in which the most ingenious statistics have been cooked up

Cycling questions, 28 Nov 1958.

Vice-Admiral John Hughes Hallett (Croydon, North-East)
Again, there is the mistaken fear that cycling is unduly dangerous. In point of fact???anyhow, in point of statistical fact???one's chances of being involved in an accident are four times as great in a motor car and ten times as great on a motor cycle as they are on a pedal cycle. Yet although one can still survive on a pedal bicycle, I must admit that the pleasure of cycling, at any rate on the main roads and in towns, grows less with every year that passes.
Constant vigilance and sustained concentration are now necessary. One is continually near-missed by a veritable whirlwind of desperately driven cars???or, at least, that is the way it seems to the cyclist. Indeed, some drivers openly resent the presence of cyclists on the main roads and expect them to get out of their way. If the worst happens and they do not get out of their way, motorists rely very often on the fact that there will probably be a majority of fellow-motorists on the jury.
When we consider the consequences of the decline in cycling, we come to firmer ground. It spells greater demands on public transport, higher living costs and no regular fresh air and exercise for a growing proportion of the population. The decline in club cycling means that there is so much less healthy social life and less healthy exercise for the rising generation, and so much more hanging about with consequent temptation to get into mischief. To my mind, the most serious consequence of the decline in cycling is that it was once the principal means whereby the population kept fit.

At the risk of making myself unpopular, I wish to advocate the far more extensive construction of cycle tracks. Segregation of different types of road user is, surely, the means to both safety and comfort. I know that the cycling clubs have consistently boycotted the tracks, and, for that matter, so has the long-distance, fast cyclist. To be fair to these people, however, the surface of the existing tracks is not really safe for a light-weight bicycle ridden fast. Nevertheless, I understand it to be the opinion of the police, contrary to popular opinion, that the great majority of cyclists always use tracks when they can.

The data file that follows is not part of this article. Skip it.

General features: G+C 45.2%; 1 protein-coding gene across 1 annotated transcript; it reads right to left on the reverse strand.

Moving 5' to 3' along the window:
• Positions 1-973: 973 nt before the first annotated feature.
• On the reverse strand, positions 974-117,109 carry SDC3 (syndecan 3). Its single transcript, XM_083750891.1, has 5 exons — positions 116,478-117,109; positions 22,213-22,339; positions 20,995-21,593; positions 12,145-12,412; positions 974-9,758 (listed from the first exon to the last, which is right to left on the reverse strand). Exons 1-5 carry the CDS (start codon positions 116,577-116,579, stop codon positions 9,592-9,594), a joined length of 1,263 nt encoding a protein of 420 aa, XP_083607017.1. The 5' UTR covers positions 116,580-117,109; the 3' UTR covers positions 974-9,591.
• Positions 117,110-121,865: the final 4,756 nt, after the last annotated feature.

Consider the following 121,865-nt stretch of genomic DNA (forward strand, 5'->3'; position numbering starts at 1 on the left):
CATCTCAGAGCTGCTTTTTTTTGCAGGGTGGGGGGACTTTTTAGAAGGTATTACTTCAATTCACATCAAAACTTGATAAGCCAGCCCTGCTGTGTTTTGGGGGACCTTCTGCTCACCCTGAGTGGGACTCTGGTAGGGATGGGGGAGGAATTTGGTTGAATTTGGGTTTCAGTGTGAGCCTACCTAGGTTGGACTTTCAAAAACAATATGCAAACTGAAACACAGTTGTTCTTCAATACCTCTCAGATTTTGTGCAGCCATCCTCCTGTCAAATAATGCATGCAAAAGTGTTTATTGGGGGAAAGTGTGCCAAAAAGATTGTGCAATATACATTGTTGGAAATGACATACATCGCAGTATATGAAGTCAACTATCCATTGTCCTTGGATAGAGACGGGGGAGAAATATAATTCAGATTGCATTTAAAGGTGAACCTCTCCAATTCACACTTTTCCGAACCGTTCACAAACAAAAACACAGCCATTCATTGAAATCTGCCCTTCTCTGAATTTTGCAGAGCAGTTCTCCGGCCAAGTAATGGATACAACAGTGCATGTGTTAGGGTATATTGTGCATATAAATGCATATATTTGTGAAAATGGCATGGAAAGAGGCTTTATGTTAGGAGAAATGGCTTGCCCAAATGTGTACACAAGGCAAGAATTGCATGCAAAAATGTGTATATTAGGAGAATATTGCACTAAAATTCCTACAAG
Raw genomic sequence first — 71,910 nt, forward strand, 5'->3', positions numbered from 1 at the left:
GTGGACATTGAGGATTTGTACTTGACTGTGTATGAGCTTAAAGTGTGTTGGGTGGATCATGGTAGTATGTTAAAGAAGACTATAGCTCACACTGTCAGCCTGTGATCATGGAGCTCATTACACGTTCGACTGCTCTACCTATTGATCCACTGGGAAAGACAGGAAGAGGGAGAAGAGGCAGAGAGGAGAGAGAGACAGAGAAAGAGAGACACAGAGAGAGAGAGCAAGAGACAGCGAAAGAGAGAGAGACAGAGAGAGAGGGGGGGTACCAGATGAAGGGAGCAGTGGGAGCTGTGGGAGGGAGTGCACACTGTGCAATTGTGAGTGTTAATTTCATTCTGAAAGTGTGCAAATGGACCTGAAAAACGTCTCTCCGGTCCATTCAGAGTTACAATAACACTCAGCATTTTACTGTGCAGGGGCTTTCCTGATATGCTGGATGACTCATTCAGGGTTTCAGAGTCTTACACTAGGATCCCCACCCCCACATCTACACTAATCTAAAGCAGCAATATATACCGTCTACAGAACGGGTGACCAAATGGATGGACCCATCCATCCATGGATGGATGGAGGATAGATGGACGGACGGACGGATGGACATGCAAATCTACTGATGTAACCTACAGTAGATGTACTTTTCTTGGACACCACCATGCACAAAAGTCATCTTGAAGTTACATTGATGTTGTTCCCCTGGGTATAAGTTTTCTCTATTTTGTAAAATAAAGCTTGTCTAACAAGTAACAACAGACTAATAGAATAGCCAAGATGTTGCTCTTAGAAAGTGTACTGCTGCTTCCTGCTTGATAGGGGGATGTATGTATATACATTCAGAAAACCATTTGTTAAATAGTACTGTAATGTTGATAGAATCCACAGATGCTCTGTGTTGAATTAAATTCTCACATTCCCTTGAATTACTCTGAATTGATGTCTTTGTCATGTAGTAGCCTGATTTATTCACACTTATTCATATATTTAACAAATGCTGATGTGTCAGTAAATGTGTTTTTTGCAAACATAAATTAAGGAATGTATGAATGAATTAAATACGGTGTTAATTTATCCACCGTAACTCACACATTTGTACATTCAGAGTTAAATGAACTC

A great deal of special pleading has been deployed against the tracks. For example, most ingenious statistics have been cooked up to show that it is as dangerous to cycle along a track as it is to cycle on the carriageway. It all depends, of course, on the kind of accident one has in mind. However, the true case for cycle tracks rests, I should say, far more on comfort than on safety. I myself always use a cycle track when there is one. The use of a cycle track enables the rider to relax and look at the scenery; indeed, one can even compose one's next oration while riding along.
Provided that the tracks were reasonably wide and well maintained, I do not myself believe that there would be nearly as much opposition to making them compulsory on the trunk roads as is sometimes supposed. In passing, Mr. Speaker, I will point out that that would not require legislation. The existing powers are sufficient for that to be done. Of course, in built-up, urban areas segregation is not possible.
This leads me to my second and even less popular suggestion, I suggest that, in the interests not only of cyclists but, incidentally, of pedestrians as well, the time has really come when serious consideration should be given to enforcing the 30 miles-an-hour speed limit, at least during those times of the day when large numbers of people are going to work or returning home after work. I recognise that a great number of drivers already observe the limits, but the existence of even a few cars which overtake at 50 miles an hour in a crowded street imposes a very great strain on the cyclist.

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